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At his death in 2011, his mother Ngairena Hartman's life spiralled into a ''big dark'' place and only recently has she been able to talk about her son without getting too emotional, thanks to counselling and the support of her two daughters and partner.
''I'm ready to do this, to talk about it and campaign for it. I want people to be aware of what it's like living with this condition,'' Mrs Hartman, of Mosgiel, said on the eve of Purple Day for epilepsy, which is today.
''There will always be a hole. He was a gentle soul, a prankster. The life of the party, I'm told.''
While most people with epilepsy were able to control the condition with medication and live normal lives, it was not the case for everyone.
For Todd, who was diagnosed when he was 11, finding the right medication to help him became increasingly difficult, she said.
By the last three months of his life, he was having daily tonic-clonic (formerly known as grand mal) seizures, in which the body becomes rigid, a person falls and muscles convulse.
''He was flatting, doing what boys do, but often missed taking his medication. I worried all the time.''
His seizures had got so bad he agreed to go into supported care and his mother signed the paperwork on a Friday.
''The doctor said it might not have saved him as his seizures were so violent it was affecting his brain. He was becoming forgetful and confused.''
On the Tuesday, he died in his sleep and was found by his best friend about 12 hours later.
It was a possibility, unknown to Mrs Hartman at the time, called sudden unexpected death in epilepsy (Sudep).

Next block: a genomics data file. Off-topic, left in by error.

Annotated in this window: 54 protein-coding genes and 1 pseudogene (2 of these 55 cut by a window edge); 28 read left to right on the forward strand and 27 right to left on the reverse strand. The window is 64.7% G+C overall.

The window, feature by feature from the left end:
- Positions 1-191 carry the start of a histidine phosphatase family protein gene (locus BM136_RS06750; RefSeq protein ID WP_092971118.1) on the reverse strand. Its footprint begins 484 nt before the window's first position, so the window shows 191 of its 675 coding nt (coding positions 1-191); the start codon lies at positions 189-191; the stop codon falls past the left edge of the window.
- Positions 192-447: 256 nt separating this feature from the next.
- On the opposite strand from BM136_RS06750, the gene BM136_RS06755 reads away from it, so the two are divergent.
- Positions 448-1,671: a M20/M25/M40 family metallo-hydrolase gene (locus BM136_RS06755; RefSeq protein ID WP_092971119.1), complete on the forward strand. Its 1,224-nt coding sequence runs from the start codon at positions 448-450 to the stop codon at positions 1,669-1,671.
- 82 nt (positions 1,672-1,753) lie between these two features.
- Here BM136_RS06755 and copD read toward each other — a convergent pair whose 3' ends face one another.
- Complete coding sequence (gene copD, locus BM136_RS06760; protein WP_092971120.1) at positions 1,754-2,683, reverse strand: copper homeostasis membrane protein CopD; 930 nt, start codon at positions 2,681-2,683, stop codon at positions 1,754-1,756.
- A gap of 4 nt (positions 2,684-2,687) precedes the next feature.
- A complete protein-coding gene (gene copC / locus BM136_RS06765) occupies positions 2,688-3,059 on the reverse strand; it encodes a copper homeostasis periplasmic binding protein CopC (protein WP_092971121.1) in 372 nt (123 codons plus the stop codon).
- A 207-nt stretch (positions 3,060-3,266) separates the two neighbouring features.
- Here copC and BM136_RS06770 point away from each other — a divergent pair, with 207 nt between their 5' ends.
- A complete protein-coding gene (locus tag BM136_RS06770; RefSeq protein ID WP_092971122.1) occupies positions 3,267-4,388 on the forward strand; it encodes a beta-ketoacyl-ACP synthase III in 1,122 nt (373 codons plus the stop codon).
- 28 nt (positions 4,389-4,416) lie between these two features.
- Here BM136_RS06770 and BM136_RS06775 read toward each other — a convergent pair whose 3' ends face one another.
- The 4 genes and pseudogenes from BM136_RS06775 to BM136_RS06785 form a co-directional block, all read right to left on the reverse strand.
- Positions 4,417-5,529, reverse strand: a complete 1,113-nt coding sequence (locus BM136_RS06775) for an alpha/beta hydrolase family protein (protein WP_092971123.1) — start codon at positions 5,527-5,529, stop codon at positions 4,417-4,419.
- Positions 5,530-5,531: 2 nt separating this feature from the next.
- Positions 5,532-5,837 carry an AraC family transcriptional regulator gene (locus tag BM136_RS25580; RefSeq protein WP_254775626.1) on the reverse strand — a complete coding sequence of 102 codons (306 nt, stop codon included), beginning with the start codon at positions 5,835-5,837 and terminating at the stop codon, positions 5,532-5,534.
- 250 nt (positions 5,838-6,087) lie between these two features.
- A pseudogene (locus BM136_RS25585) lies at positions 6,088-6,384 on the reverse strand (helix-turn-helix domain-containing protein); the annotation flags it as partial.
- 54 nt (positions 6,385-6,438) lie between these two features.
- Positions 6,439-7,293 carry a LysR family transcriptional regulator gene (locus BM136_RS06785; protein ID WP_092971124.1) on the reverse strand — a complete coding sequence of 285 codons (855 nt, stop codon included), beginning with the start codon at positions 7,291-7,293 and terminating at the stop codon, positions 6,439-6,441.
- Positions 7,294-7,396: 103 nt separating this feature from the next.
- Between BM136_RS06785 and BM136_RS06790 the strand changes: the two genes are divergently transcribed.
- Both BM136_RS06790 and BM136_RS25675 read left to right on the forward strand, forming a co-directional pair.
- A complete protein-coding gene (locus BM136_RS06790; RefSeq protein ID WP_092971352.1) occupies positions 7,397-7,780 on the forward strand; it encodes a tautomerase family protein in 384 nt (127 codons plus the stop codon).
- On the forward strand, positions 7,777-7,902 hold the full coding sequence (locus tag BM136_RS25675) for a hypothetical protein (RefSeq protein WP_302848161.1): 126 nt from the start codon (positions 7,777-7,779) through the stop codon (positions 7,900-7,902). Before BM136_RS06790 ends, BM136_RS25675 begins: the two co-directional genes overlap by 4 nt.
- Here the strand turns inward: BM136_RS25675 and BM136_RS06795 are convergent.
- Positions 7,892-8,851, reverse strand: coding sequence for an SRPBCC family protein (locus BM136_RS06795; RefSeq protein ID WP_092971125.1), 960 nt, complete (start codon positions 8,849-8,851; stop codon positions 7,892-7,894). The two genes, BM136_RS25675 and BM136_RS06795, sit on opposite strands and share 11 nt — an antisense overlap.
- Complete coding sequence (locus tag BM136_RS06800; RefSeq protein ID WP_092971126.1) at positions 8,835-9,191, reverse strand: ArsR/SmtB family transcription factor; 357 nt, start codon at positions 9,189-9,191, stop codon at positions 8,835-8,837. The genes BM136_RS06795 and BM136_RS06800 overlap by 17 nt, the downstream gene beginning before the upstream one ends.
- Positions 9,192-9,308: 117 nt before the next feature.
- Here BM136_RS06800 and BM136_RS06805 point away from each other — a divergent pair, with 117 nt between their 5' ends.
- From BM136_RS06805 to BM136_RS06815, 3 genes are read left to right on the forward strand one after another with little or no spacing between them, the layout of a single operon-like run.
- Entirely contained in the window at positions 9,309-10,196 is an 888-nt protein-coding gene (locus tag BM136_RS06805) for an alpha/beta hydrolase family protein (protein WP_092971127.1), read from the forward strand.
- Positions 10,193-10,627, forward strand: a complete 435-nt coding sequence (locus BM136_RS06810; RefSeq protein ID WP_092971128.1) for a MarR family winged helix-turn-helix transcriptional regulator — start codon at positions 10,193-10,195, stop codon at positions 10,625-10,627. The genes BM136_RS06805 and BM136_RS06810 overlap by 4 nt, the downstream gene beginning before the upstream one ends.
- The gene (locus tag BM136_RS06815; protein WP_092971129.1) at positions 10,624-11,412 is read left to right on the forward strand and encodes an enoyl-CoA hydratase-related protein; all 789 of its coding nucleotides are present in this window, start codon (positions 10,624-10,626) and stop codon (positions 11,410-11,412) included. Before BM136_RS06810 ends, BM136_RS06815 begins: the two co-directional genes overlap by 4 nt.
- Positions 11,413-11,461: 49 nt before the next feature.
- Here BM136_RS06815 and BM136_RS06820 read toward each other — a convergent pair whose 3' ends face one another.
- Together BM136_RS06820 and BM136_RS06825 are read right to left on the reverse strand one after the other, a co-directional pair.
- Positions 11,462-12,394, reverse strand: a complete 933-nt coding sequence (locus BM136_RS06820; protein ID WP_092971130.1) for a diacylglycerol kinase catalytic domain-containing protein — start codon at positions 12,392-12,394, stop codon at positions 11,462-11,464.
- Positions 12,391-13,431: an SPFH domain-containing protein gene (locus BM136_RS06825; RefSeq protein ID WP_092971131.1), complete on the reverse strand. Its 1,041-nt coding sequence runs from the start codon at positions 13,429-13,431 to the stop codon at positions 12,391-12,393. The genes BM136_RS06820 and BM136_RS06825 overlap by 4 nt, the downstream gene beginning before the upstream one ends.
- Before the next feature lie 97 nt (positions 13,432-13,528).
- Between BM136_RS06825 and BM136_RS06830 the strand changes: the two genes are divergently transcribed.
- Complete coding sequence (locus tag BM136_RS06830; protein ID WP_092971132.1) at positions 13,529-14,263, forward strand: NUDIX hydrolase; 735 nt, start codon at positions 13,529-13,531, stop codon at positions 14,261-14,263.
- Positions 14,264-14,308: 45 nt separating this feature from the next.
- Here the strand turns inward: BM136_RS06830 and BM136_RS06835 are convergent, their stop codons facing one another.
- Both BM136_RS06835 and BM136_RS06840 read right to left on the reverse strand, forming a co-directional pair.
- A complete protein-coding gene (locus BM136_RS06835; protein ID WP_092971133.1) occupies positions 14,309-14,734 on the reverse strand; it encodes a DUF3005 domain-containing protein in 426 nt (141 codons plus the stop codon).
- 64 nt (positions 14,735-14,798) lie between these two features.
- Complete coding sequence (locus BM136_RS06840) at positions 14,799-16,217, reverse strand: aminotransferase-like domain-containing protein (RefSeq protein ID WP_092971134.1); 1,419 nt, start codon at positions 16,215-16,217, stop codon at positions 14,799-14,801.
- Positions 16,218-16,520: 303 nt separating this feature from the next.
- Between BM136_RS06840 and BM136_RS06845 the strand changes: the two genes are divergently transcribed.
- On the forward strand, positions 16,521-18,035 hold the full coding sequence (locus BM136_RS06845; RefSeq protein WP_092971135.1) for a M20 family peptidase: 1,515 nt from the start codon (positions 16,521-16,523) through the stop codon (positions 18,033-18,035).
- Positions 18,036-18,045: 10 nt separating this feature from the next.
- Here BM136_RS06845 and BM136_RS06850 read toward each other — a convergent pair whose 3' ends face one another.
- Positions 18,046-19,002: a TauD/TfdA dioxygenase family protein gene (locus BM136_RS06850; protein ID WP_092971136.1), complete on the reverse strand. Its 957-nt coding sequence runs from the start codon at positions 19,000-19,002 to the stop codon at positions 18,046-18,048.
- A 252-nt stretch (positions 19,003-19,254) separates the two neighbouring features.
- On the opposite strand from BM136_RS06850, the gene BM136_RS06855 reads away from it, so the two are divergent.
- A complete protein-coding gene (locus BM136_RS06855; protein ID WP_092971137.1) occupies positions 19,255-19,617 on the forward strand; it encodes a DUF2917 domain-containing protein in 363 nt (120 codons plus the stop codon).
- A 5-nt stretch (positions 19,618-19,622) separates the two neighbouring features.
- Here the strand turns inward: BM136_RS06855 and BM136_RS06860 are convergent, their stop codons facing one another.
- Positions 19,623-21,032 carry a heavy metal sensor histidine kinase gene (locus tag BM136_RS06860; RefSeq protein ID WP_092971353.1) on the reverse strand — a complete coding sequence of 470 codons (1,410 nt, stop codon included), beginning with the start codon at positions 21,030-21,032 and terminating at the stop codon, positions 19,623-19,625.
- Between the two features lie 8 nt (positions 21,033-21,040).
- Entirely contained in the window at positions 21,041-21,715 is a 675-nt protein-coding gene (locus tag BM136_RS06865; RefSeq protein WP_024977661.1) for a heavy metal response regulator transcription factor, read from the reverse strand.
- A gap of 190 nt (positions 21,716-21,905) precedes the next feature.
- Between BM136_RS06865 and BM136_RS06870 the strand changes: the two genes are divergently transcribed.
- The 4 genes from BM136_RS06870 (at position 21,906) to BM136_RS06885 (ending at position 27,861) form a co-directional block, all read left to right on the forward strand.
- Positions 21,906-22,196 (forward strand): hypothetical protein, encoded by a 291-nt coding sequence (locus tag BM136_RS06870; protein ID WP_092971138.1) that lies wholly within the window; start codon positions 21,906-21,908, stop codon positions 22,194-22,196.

Epilepsy New Zealand chief executive Frank Gouveia said Sudep was still being debated by medical professionals and happened to very few epilepsy sufferers.
Mrs Hartman said Todd had faced many challenges in his short life, with the side-effects from his epilepsy making it difficult to attend school and keep a job.
He was often left with a severe headache and needed to sleep for four or five hours after a seizure.
''It's not a nice thing to witness. At school they thought he was a freak and he lost friends, although a group of six stuck by him.''
His seizures were violent, often resulting in trips to the hospital after he had bitten the inside of his cheek or tongue, she said.
''He fell into a rose bush once. Another time he fell into an artificial Christmas tree and a branch went into his cheek.''
He was home-schooled until his seventh-form year and had tried a few different jobs but continued seizures meant for safety reasons he was often let go.
''To everyone he looked like a healthy, strapping young lad, but because of that they did not know what was going on inside.''
Mrs Hartman will raise awareness by handing out balloons and information in Mosgiel on Tuesday.